Thirty-four per cent of UK respondents to the survey said they did not feel recognised for the work they have done during the pandemic. Fifteen per cent of all respondents, meanwhile, said the last time they received formal recognition from either a manager or a peer was more than a year ago.
The study also found that while 77% of respondents are more likely to provide honest feedback in a survey than to their manager, a very small number of organisations conduct engagement surveys more than once a year, with 33% carrying them out every year or less frequently and 46% doing them annually.
As well as appreciation for their contributions (selected by 37% of UK respondents), work-life balance (33%) and health and wellbeing support (26%) were also high on the list of areas that would make employees feel more supported at work during the pandemic.
Lord Mark Price, former MD of Waitrose and founder of Engaging Business, told HR magazine: “Employers should evaluate the workforce and reward and recognise the hard work their employees have put up with over the past six months.
“Reward and recognition go hand in hand – if your workforce isn’t paid a fair salary, no amount of recognition for a job well done will be enough to make employees forget they are not being paid enough. Review the salaries and see if you can improve on them.”
In the event of a pay freeze, Price said employers should look at other options to help improve workers’ work-life balance.
“Now that they are at home, or their childcare has changed, how can employers make their workforce happy in their jobs? Allowing flexible working could be a start. By recognising an employee’s needs as well as their hard work, you will re-engage them and forge a healthier relationship,” he added.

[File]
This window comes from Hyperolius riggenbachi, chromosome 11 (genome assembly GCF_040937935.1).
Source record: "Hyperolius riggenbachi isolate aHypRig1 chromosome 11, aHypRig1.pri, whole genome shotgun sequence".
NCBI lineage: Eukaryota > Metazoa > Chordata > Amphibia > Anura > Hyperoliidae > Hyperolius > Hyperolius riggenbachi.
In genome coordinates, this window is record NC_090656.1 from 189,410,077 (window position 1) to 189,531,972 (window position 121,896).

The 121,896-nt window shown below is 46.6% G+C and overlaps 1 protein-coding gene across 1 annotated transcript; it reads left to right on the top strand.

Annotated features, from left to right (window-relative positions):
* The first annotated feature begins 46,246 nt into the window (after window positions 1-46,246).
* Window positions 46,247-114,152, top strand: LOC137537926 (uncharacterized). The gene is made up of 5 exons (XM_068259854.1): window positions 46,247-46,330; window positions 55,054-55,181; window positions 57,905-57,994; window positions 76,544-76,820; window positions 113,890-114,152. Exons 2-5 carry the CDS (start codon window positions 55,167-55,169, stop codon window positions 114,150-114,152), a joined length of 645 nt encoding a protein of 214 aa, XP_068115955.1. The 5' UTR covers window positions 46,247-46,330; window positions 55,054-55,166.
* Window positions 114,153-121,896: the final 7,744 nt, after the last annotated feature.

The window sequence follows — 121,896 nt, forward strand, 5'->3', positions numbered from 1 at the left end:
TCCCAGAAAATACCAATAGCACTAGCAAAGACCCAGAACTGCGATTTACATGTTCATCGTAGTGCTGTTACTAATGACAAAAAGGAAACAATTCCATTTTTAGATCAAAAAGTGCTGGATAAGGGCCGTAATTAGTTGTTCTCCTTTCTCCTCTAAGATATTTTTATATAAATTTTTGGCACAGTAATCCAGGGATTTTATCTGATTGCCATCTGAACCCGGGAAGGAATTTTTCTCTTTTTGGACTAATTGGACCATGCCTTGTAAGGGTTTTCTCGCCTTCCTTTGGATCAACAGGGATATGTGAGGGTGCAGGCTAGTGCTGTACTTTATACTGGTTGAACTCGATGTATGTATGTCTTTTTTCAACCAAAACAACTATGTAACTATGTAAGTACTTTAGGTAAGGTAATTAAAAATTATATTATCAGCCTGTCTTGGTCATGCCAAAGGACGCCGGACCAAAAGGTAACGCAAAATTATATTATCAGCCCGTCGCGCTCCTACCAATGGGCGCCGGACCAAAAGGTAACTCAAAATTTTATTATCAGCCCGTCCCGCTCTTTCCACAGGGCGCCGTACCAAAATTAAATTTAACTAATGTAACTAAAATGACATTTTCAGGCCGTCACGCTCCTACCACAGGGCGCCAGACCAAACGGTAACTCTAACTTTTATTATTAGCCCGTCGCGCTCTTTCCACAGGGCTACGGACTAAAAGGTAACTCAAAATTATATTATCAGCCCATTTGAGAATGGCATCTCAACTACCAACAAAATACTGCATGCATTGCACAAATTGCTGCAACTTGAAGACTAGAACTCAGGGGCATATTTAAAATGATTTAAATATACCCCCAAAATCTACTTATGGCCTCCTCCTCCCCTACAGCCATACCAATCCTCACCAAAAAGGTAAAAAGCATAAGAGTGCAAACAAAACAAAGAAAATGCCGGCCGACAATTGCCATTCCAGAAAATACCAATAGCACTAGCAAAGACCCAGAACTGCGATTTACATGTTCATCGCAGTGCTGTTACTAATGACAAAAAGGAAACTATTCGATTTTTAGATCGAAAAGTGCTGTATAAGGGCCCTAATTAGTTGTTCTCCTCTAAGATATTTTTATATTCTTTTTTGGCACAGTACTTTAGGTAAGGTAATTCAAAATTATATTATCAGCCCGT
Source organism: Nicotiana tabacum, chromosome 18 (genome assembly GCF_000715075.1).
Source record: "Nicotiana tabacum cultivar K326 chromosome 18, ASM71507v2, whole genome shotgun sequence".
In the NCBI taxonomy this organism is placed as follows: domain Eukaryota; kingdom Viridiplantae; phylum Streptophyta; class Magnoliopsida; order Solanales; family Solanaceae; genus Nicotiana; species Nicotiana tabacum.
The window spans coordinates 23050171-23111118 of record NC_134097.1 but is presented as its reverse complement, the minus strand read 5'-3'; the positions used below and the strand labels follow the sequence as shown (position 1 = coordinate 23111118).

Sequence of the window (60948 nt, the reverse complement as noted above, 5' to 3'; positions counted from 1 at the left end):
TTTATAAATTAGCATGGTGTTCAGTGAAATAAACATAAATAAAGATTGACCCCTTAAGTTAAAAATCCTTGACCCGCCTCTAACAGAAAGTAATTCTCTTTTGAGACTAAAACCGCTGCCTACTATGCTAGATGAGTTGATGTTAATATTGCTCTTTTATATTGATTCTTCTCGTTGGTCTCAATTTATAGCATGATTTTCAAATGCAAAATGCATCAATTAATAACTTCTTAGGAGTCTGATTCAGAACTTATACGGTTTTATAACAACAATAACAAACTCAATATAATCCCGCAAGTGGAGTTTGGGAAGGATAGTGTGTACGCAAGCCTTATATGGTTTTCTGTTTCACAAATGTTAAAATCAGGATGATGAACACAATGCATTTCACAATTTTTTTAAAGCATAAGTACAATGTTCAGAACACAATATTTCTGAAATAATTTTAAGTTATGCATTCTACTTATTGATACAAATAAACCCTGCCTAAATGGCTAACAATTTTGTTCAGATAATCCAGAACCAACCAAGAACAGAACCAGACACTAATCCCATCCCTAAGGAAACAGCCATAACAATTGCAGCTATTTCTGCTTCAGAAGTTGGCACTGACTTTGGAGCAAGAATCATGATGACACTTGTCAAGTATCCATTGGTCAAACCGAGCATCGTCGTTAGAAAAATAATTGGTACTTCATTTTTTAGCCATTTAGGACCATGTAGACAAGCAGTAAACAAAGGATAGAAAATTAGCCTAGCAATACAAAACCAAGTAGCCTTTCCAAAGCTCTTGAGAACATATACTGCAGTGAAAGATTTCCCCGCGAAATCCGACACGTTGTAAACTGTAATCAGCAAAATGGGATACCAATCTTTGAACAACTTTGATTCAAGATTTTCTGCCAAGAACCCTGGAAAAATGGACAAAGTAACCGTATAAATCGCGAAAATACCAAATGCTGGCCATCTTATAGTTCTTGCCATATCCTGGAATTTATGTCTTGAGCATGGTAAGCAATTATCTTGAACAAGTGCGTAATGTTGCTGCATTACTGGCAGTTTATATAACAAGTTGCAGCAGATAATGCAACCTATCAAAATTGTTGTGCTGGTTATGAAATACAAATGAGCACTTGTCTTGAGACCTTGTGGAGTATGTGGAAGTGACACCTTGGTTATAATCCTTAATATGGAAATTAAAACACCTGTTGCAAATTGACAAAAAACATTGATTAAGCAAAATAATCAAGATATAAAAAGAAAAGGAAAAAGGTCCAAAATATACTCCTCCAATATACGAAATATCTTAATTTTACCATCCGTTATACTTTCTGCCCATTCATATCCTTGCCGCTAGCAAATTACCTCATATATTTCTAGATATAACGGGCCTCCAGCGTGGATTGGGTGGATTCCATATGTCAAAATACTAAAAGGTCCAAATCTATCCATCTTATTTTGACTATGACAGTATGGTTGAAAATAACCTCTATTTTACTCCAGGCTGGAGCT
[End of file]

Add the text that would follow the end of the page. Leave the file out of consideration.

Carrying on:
Achievers' research also found that most senior level staff feel very well aligned with company values, compared to managers and junior staff, signalling a disconnect within organisations.
Speaking in the report, Achievers chief workforce scientist Natalie Baumgartner said the data showed that culture alignment had largely changed for the worse during the pandemic, with most organisations struggling to maintain culture continuity thus far.
“Challenges with work-life balance and wellbeing were commonly reported, among other areas of risk. There were, however, also areas of success – work flexibility and manager contact were bright lights in a murky reality,” she commented.The 2020 Culture Report: Culture Continuity and employee engagement during COVID-19 surveyed 1,140 respondents in the UK, US, Canada and Australia in June 2020, across all levels of organisations from C-suite to junior individual contributors